World leaders from the Group of Seven industrialized nations are set to commit at their summit to share at least 1 billion coronavirus shots with struggling countries around the world — half the doses coming from the U.S. and 100 million from the U.K.
Vaccine sharing commitments from President Joe Biden and British Prime Minister Boris Johnson set the stage for the G-7 leaders’ meeting in southwest England, where leaders will pivot Friday from opening greetings and a “family photo” directly into a session on “Building Back Better From COVID-19.”
“We’re going to help lead the world out of this pandemic working alongside our global partners,” Biden said, adding that the G-7 nations would join the U.S. in outlining their vaccine donation commitments at the three-day summit. The G-7 also includes Canada, France, Germany, Italy, and Japan.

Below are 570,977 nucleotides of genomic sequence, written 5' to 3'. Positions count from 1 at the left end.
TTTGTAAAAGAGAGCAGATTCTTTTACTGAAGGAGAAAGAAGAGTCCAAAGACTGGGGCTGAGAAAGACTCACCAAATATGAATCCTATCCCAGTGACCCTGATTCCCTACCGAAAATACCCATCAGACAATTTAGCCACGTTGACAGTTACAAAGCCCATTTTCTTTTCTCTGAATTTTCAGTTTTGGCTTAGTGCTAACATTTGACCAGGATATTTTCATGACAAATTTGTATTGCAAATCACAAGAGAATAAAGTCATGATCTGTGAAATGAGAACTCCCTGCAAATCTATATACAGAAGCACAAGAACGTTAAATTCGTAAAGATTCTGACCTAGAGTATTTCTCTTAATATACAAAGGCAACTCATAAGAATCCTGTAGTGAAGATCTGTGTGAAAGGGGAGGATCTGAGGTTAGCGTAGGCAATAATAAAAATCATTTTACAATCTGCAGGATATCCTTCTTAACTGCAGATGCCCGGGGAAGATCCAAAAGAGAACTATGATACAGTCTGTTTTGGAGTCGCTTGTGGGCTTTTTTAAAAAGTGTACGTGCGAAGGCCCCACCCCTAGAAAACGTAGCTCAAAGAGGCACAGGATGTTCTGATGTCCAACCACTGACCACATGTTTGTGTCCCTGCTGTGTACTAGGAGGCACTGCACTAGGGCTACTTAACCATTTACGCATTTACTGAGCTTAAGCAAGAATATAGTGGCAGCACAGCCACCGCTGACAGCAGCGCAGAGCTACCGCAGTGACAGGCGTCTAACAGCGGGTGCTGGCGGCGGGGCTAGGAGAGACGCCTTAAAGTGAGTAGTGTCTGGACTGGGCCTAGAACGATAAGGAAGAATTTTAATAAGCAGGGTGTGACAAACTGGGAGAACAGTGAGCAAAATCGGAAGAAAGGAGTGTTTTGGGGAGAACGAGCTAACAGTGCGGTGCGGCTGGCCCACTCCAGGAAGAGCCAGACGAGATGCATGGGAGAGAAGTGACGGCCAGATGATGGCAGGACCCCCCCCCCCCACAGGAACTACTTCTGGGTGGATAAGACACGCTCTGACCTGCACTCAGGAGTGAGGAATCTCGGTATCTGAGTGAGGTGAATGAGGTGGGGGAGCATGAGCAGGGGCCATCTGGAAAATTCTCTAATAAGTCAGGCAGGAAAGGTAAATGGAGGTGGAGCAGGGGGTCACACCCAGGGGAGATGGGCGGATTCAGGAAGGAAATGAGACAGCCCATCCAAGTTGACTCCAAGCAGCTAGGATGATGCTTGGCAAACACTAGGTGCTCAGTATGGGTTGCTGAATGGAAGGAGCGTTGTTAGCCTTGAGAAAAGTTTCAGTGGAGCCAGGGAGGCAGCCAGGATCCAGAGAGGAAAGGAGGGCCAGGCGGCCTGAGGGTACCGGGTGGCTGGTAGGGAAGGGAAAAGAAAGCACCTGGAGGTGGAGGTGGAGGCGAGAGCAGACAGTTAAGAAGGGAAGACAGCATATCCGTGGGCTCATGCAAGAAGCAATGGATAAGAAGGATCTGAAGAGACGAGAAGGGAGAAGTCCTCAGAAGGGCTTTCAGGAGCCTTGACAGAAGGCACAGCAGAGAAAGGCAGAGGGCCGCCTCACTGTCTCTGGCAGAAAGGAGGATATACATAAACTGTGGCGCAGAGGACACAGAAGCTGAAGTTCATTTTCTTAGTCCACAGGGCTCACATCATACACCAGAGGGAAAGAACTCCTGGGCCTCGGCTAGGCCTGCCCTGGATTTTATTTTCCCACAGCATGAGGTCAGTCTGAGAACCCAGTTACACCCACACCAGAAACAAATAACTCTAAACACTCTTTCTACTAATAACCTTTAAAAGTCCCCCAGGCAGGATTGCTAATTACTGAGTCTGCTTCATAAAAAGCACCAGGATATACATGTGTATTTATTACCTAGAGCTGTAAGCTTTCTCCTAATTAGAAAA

The leaders hope to energize the global economy as well. On Friday they are set to formally embrace a global minimum tax of at least 15% on corporations, seconding an agreement reached a week ago at a meeting of their finance ministers. The minimum is meant to stop companies from using tax havens and other tools to avoid taxes.
The G-7 leaders have faced mounting pressure to outline their global vaccine-sharing plans, especially as inequities in supply around the world have become more pronounced. In the U.S., there is a large vaccine stockpile and the demand for shots has dropped precipitously in recent weeks.